Mandarin Oriental, Paris

Paris Luxury Hotel
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ChainMandarin Oriental Hotels
Brand
Mandarin Oriental Hotels
Built2011
Renovated
Total Meeting Space200 sq. m
Guest Rooms138
251, rue Saint-Honore
Paris 75001

Mandarin Oriental, Paris

Paris Luxury Hotel
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Need Dates

  • 07/22/201809/03/2018

Ratings

Forbes Travel Guide
5
Atout France
5
Northstar
5

Awards

• Best Sommelier of the World, 2016 David Biraud, Vice-Champion • Forbes Travel Guide, 2016 Five-Star Hotel • The World Spa and Wellness Awards, 2016 Hotel Spa of the Year in Western Europe and Scandinavia • Condé Nast Traveler Gold List, 2015 World’s Best Hotels • Trip Advisor Traveller’s Choice Awards, 2015 Top Hotels – France Top Luxury Hotels – France Top Hotels for service - France • Michelin Guide France, 2015 Two Michelin Stars for Sur Mesure par Thierry Marx • Condé Nast Traveler’s Readers’ Choice Awards, 2015 Top Hotels in France and Monaco • Mandarin Oriental, Paris has been granted an official “Palace Distinction” by Atout France, the French Agency for Tourism Development • 2014 Condé Nast Traveler Gold List, category « France Hotels & Resorts » • Top Hotels in France and Monaco in Condé Nast Traveler's Readers' Choice Awards, 2013 • Best Luxury Fitness Spa, World Luxury Spa Awards, 2014 • Best of the Best 2012 in Robb Report • Certivea, French Government Organization, First and Only Hotel Certified High Quality Environment and Sustainability FRANCE • Condé Nast Traveller’s Hot List 2012, in The Best New Hotels of 2012 USA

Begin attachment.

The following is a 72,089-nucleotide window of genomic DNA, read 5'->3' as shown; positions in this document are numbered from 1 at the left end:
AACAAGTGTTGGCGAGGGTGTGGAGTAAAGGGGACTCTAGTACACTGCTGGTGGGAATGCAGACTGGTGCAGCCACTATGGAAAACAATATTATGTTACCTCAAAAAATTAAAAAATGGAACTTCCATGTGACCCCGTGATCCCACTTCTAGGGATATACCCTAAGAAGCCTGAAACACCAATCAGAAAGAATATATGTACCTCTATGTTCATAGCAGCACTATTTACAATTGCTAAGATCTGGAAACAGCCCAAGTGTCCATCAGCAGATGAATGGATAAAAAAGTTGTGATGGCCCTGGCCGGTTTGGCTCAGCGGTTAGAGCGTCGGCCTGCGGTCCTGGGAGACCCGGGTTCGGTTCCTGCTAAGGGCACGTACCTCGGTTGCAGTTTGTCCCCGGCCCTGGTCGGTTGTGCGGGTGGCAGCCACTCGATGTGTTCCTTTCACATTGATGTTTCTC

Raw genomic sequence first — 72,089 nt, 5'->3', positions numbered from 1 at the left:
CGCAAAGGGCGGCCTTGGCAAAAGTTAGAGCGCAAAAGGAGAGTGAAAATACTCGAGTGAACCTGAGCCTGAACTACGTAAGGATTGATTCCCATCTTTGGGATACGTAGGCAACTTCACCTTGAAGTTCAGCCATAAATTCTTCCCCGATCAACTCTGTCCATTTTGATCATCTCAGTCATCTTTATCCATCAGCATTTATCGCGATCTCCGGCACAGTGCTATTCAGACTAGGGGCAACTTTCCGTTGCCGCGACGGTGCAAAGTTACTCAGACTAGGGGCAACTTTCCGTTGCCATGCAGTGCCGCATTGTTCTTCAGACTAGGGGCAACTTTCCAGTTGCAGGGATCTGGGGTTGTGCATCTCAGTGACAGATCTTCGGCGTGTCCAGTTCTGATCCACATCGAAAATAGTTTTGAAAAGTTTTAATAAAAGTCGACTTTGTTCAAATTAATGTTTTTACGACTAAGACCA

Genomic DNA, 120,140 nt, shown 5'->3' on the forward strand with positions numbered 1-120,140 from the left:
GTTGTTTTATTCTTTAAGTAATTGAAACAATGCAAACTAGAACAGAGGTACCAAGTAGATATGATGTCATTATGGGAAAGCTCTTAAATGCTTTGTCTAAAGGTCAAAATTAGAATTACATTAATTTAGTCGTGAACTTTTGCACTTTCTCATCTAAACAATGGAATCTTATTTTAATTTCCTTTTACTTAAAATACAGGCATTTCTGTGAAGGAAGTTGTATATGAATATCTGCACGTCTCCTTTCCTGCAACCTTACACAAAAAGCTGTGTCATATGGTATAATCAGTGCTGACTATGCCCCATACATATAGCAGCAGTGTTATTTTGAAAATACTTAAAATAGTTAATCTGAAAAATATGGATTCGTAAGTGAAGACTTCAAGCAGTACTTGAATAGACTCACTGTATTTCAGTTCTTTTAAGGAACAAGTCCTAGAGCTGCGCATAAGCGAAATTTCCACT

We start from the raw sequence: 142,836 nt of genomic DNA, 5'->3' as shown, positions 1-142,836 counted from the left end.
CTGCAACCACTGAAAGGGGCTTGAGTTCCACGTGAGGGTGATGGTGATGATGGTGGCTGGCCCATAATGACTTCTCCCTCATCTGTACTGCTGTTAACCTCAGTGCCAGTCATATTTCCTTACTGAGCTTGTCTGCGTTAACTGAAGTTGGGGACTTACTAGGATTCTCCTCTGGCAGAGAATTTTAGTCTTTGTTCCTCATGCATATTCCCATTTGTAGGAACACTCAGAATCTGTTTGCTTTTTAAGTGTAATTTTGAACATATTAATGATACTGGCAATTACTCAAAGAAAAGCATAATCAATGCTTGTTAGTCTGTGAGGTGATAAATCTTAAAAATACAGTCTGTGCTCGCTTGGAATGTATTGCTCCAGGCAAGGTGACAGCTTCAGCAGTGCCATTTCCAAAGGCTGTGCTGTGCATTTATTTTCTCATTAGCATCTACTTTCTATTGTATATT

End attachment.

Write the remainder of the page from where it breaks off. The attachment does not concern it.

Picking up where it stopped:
Amenities

Room Features and Guest Services

  • Concierge Services
  • Internet Access
  • Room Service
  • View (Garden)

Facilities

  • Onsite Catering
  • Onsite Restaurant
  • Onsite Security
  • Pet Friendly
  • Wheelchair Accessible

Services

  • AV Capabilities
  • Video Conference
  • VIP Services

Recreational Activities

  • Health Club
  • Indoor Pool
  • Spa or Salon

Venue Accessible By

  • Bus
  • Subway
  • Taxi
  • Train

Equipment

  • Loading Dock

Image Gallery

+10

Meeting Space

Total Meeting Space200 sq. m
Meeting Rooms4
Largest Room70 sq. m
Second Largest Room40 sq. m

Guest Rooms

Total Guest Rooms138
Doubles (2 Beds)99
Suites39

Images

+1

Nearby


Local Attractions

Rue Saint Honoré

Shopping
1 minute away
The rue Saint-Honoré is a street in the 1st arrondissement of Paris, France. It is named after the collegial Saint-Honoré church situated in ancient times within the cloisters of Saint-Honoré. The street, on which are located a number of museums and upscale boutiques, is near the Jardin des Tuileries and the Saint-Honoré market. Like many streets in the heart of Paris, the rue Saint-Honoré, as it is now known, was laid out as early as the Middle Ages or before. The street, at one time, continued beyond the former city walls into what was the faubourg (from Latin foris burgem, an area "outside the city"). This continuation was eventually named the rue du Faubourg Saint-Honoré.

Eiffel Tower

Historical Landmark
2 mi. away